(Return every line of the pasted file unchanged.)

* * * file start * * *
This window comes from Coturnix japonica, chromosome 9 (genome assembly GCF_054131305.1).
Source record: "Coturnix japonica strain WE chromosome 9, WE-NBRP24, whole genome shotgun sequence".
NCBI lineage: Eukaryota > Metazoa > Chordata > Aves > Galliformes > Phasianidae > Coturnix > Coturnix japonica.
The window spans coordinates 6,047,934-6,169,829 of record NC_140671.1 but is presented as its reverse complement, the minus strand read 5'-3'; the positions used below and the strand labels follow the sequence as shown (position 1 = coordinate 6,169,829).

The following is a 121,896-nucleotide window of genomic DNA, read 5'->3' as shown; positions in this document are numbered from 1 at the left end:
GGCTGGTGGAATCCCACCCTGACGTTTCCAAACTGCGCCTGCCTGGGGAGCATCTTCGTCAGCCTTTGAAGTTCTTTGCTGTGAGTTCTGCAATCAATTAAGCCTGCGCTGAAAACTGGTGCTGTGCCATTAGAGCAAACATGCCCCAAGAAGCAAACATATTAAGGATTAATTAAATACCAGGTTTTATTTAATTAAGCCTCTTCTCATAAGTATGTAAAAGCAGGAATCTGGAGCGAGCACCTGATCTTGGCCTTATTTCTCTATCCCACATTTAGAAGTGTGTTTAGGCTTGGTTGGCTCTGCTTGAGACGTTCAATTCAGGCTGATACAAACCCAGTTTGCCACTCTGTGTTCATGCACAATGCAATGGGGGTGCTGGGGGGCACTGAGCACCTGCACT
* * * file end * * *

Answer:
This window comes from Coturnix japonica, chromosome 9 (genome assembly GCF_054131305.1).
Source record: "Coturnix japonica strain WE chromosome 9, WE-NBRP24, whole genome shotgun sequence".
NCBI lineage: Eukaryota > Metazoa > Chordata > Aves > Galliformes > Phasianidae > Coturnix > Coturnix japonica.
The window spans coordinates 6,047,934-6,169,829 of record NC_140671.1 but is presented as its reverse complement, the minus strand read 5'-3'; the positions used below and the strand labels follow the sequence as shown (position 1 = coordinate 6,169,829).

The following is a 121,896-nucleotide window of genomic DNA, read 5'->3' as shown; positions in this document are numbered from 1 at the left end:
GGCTGGTGGAATCCCACCCTGACGTTTCCAAACTGCGCCTGCCTGGGGAGCATCTTCGTCAGCCTTTGAAGTTCTTTGCTGTGAGTTCTGCAATCAATTAAGCCTGCGCTGAAAACTGGTGCTGTGCCATTAGAGCAAACATGCCCCAAGAAGCAAACATATTAAGGATTAATTAAATACCAGGTTTTATTTAATTAAGCCTCTTCTCATAAGTATGTAAAAGCAGGAATCTGGAGCGAGCACCTGATCTTGGCCTTATTTCTCTATCCCACATTTAGAAGTGTGTTTAGGCTTGGTTGGCTCTGCTTGAGACGTTCAATTCAGGCTGATACAAACCCAGTTTGCCACTCTGTGTTCATGCACAATGCAATGGGGGTGCTGGGGGGCACTGAGCACCTGCACT